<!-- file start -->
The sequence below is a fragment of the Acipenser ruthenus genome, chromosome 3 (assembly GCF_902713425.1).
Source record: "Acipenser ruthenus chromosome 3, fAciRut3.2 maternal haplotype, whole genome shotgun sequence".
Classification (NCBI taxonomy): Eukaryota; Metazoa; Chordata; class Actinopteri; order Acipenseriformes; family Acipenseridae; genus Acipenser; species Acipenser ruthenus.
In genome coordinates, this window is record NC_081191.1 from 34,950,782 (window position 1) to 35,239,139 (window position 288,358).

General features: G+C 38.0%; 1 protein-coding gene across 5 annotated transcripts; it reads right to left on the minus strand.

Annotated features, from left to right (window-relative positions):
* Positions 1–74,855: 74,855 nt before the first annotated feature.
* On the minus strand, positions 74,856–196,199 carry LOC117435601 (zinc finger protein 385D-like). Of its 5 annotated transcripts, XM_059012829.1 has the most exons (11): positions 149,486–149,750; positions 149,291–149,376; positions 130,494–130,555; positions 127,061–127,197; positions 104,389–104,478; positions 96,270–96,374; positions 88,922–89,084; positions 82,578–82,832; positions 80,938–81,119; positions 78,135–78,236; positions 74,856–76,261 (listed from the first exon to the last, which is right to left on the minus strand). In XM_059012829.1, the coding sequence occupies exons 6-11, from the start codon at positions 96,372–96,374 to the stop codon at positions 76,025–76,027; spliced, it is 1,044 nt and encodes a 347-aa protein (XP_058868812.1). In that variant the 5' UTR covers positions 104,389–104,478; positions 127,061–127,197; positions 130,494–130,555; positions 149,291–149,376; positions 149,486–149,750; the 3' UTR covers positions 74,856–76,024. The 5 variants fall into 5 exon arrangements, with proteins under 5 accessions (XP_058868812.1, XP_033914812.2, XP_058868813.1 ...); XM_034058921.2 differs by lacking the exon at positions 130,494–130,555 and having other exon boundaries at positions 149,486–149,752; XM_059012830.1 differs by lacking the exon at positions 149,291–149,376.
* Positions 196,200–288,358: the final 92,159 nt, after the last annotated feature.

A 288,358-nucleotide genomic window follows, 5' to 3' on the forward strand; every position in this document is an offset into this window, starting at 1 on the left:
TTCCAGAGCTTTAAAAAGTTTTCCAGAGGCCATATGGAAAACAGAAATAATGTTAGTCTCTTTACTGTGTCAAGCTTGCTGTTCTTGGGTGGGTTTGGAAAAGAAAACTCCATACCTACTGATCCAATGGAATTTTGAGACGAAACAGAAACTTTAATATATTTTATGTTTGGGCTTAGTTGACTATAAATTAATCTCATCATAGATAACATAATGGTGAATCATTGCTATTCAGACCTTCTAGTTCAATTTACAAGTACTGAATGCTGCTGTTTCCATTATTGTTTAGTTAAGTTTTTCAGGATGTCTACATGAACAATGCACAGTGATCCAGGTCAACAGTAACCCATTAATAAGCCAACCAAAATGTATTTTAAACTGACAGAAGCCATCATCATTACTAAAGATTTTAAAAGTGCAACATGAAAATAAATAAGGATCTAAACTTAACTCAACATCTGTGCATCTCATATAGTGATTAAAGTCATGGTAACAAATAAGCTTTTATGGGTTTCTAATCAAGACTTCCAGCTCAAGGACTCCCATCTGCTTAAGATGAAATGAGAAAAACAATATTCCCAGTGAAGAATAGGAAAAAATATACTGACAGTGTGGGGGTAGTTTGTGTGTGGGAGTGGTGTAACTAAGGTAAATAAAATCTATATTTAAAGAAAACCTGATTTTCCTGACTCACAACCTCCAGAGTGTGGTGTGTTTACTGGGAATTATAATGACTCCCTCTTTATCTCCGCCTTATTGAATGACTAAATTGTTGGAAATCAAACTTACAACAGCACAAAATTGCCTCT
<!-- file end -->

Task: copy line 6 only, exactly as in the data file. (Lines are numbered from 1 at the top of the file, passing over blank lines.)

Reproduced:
Annotated features, from left to right (window-relative positions):